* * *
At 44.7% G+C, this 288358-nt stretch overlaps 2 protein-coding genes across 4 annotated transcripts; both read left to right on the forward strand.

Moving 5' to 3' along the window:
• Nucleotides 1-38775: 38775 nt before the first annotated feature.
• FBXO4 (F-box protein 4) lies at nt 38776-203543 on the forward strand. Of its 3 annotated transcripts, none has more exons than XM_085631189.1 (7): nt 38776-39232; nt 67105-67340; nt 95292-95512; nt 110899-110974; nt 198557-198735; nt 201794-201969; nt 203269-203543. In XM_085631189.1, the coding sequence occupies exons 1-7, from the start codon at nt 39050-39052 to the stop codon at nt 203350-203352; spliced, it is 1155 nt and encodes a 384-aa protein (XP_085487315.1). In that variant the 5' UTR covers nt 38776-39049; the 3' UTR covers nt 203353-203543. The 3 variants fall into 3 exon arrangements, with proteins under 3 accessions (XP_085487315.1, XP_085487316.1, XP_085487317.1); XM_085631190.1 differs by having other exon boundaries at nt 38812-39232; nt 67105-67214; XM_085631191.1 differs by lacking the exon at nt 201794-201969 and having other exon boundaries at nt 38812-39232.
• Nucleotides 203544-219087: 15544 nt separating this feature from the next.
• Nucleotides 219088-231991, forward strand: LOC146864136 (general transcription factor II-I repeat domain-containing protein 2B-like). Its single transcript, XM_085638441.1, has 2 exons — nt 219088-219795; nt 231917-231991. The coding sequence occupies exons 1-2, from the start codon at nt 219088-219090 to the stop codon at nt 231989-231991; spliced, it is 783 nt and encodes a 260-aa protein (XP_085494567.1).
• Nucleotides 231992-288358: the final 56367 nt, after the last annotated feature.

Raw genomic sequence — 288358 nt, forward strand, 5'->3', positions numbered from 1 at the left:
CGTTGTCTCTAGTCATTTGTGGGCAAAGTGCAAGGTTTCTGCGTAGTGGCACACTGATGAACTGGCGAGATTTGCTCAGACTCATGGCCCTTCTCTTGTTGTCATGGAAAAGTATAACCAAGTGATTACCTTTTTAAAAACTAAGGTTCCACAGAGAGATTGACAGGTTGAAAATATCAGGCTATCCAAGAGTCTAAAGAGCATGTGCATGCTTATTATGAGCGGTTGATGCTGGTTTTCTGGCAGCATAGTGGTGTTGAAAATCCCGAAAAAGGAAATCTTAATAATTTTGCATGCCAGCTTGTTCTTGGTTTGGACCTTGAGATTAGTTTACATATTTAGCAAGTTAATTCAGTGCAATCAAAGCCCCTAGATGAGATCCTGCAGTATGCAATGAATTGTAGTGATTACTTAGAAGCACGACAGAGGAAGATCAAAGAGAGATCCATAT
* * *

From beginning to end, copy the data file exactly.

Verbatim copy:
At 44.7% G+C, this 288358-nt stretch overlaps 2 protein-coding genes across 4 annotated transcripts; both read left to right on the forward strand.

Moving 5' to 3' along the window:
• Nucleotides 1-38775: 38775 nt before the first annotated feature.
• FBXO4 (F-box protein 4) lies at nt 38776-203543 on the forward strand. Of its 3 annotated transcripts, none has more exons than XM_085631189.1 (7): nt 38776-39232; nt 67105-67340; nt 95292-95512; nt 110899-110974; nt 198557-198735; nt 201794-201969; nt 203269-203543. In XM_085631189.1, the coding sequence occupies exons 1-7, from the start codon at nt 39050-39052 to the stop codon at nt 203350-203352; spliced, it is 1155 nt and encodes a 384-aa protein (XP_085487315.1). In that variant the 5' UTR covers nt 38776-39049; the 3' UTR covers nt 203353-203543. The 3 variants fall into 3 exon arrangements, with proteins under 3 accessions (XP_085487315.1, XP_085487316.1, XP_085487317.1); XM_085631190.1 differs by having other exon boundaries at nt 38812-39232; nt 67105-67214; XM_085631191.1 differs by lacking the exon at nt 201794-201969 and having other exon boundaries at nt 38812-39232.
• Nucleotides 203544-219087: 15544 nt separating this feature from the next.
• Nucleotides 219088-231991, forward strand: LOC146864136 (general transcription factor II-I repeat domain-containing protein 2B-like). Its single transcript, XM_085638441.1, has 2 exons — nt 219088-219795; nt 231917-231991. The coding sequence occupies exons 1-2, from the start codon at nt 219088-219090 to the stop codon at nt 231989-231991; spliced, it is 783 nt and encodes a 260-aa protein (XP_085494567.1).
• Nucleotides 231992-288358: the final 56367 nt, after the last annotated feature.

Raw genomic sequence — 288358 nt, forward strand, 5'->3', positions numbered from 1 at the left:
CGTTGTCTCTAGTCATTTGTGGGCAAAGTGCAAGGTTTCTGCGTAGTGGCACACTGATGAACTGGCGAGATTTGCTCAGACTCATGGCCCTTCTCTTGTTGTCATGGAAAAGTATAACCAAGTGATTACCTTTTTAAAAACTAAGGTTCCACAGAGAGATTGACAGGTTGAAAATATCAGGCTATCCAAGAGTCTAAAGAGCATGTGCATGCTTATTATGAGCGGTTGATGCTGGTTTTCTGGCAGCATAGTGGTGTTGAAAATCCCGAAAAAGGAAATCTTAATAATTTTGCATGCCAGCTTGTTCTTGGTTTGGACCTTGAGATTAGTTTACATATTTAGCAAGTTAATTCAGTGCAATCAAAGCCCCTAGATGAGATCCTGCAGTATGCAATGAATTGTAGTGATTACTTAGAAGCACGACAGAGGAAGATCAAAGAGAGATCCATAT